“When she said it, however, she laughed; and so did I. The girls I saw in the glow of the footlights, the girls whose songs I loved to learn and sing, they weren’t like me. They were more like my sister: they had cherry lips, and curls that danced about their shoulders; they had bosoms that jutted, and elbows that dimpled, and ankles – when they showed them – as slim and as shapely as beer-bottles. I was tall, and rather lean. My chest was flat, my hair dull, my eyes a drab and an uncertain blue. My complexion, to be sure, was perfectly smooth and clear, and my teeth were very white; but these – in our family, at least – were counted unremarkable, for since we all passed our days in a miasma of simmering brine, we were all as bleached and blemishless as cuttlefish. No, girls like Alice were meant to dance upon a gilded stage, skirted in satin, hailed by cupids; and girls like me were made to sit in the gallery, dark and anonymous, and watch them. Or so, anyway, I thought then.”
Until she meets the “male impersonator” Miss Kitty Butler, and her life is forever changed,
“She straightened her back, made me a little bow, and raised my knuckles to her lips. I flushed with pleasure – until I saw her nostrils quiver, and knew, suddenly, what she smelled: those rank sea-scents, of liquor and oyster-flesh, crab-meat and whelks, which had flavoured my fingers and those of my family for so many years we had all ceased, entirely, to notice them. Now I had thrust them beneath Kitty Butler’s nose! I felt ready to die of shame. I made, at once, to pull my hand away; but she held it fast in her own, still pressed to her lips, and laughed at me over the knuckles. There was a look in her eye I could not quite interpret. ‘You smell,’ she began, slowly and wonderingly, ‘like –’ ‘Like a herring!’ I said bitterly. My cheeks were hot now and very red; there were tears, almost, in my eyes. I think she saw my confusion and was sorry for it. ‘Not at all like a herring,’ she said gently. ‘But perhaps, maybe, like a mermaid …’ And she kissed my fingers properly, and this time I let her; and at last my blush faded, and I smiled.”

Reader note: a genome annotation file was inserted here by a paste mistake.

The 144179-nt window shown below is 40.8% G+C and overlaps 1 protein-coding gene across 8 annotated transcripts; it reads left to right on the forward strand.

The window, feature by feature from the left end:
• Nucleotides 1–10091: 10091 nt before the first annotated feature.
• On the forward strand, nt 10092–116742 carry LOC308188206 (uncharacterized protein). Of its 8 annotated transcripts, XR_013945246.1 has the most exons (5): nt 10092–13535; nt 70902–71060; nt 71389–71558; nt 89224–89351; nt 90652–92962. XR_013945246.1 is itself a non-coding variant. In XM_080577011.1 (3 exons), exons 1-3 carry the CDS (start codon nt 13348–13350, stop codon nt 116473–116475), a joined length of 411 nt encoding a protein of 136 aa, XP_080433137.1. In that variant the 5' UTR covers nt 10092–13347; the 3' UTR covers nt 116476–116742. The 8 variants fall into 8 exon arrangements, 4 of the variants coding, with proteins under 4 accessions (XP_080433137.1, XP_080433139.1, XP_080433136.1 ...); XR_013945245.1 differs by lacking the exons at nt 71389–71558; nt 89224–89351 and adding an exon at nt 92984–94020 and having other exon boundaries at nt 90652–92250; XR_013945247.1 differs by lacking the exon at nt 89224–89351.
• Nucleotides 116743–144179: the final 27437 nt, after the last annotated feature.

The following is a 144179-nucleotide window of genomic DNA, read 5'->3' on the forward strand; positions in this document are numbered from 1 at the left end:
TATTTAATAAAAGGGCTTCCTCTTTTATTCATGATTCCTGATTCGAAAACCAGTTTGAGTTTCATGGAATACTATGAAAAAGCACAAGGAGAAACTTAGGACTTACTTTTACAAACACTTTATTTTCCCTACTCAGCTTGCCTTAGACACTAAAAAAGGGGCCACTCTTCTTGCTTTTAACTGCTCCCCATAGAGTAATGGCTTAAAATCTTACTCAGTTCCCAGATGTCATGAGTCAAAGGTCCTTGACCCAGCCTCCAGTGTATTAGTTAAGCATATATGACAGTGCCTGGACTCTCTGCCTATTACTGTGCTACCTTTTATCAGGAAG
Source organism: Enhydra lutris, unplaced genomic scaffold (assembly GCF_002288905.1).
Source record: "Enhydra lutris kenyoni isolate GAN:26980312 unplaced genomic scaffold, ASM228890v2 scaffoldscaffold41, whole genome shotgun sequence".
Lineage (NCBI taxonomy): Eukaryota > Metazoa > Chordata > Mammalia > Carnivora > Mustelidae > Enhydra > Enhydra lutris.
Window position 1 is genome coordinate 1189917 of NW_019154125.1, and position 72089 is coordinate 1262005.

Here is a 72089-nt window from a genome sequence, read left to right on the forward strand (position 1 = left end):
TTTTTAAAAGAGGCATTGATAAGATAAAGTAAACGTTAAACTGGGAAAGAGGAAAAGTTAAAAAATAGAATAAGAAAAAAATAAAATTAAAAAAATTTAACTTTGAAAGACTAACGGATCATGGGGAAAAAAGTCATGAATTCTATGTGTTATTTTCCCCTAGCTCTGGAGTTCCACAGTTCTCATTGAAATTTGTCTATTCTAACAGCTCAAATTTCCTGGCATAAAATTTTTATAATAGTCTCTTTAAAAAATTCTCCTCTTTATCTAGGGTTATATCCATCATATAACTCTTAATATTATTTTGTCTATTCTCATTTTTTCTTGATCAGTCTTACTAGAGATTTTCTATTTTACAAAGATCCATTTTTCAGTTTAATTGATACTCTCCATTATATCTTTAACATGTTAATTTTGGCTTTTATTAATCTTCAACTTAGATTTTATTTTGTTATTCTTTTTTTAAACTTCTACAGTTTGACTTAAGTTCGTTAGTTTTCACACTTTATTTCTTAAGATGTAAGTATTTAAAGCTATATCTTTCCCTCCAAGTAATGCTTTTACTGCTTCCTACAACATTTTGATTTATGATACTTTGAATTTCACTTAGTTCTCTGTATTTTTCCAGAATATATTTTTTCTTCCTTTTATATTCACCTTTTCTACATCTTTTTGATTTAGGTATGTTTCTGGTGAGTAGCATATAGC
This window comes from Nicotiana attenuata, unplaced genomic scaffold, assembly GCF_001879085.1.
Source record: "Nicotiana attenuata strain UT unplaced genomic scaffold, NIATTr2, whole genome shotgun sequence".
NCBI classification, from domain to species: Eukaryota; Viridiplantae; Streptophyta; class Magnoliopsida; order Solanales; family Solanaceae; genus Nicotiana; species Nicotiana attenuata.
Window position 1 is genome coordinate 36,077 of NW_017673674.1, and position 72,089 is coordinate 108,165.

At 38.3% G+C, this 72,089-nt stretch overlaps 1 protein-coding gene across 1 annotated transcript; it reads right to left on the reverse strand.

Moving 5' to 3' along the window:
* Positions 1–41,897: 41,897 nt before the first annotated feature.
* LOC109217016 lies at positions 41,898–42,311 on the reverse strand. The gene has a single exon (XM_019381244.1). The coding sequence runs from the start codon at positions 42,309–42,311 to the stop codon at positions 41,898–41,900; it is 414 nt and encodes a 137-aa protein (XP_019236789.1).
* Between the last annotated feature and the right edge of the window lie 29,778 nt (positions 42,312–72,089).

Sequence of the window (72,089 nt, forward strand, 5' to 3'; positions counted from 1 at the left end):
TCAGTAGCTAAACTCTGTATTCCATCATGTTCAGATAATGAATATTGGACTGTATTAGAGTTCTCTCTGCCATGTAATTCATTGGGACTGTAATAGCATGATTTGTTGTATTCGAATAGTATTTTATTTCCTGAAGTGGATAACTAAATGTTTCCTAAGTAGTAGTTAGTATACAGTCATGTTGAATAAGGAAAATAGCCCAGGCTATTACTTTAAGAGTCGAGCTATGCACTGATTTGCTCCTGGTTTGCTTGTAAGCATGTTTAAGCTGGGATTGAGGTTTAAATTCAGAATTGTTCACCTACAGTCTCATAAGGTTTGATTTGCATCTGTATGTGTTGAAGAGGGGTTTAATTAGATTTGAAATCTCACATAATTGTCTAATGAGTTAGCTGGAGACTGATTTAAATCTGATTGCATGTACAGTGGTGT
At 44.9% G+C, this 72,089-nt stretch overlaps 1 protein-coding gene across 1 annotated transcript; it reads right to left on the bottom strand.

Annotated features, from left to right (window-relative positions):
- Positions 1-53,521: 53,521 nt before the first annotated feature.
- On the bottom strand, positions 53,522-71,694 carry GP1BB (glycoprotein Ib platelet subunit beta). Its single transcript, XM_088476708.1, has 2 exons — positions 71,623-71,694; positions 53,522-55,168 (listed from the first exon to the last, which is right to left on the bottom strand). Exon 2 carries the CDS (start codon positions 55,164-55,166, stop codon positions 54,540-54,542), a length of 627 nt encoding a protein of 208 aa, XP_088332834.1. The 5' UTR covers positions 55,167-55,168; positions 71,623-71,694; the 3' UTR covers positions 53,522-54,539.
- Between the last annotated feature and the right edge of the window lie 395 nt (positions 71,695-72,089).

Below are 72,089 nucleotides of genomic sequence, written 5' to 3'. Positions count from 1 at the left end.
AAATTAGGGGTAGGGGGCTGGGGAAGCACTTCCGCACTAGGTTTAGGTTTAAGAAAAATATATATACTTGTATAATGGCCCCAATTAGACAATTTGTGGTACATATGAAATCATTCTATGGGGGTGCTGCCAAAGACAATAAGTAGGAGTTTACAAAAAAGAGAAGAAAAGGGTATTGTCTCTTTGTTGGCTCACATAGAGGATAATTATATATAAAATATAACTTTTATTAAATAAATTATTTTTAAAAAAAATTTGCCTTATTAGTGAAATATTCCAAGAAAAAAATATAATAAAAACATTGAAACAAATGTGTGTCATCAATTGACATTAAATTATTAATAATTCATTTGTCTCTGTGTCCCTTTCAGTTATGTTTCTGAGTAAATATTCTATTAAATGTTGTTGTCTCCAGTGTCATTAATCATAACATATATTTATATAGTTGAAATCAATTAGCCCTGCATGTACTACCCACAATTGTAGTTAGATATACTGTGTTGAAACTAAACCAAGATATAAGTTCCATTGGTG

I couldn’t even imagine how it would have been in the 1800’s to fall in love with a woman. There are still people who have trouble accepting it TODAY! Nancy may have been naive in the ways of her heart, but I couldn’t help but be inspired by her courage. I could understand her pain when feeling all of this love and being told to “be careful”, to not show it, to be shunned by her own sister for coming clean about her feelings,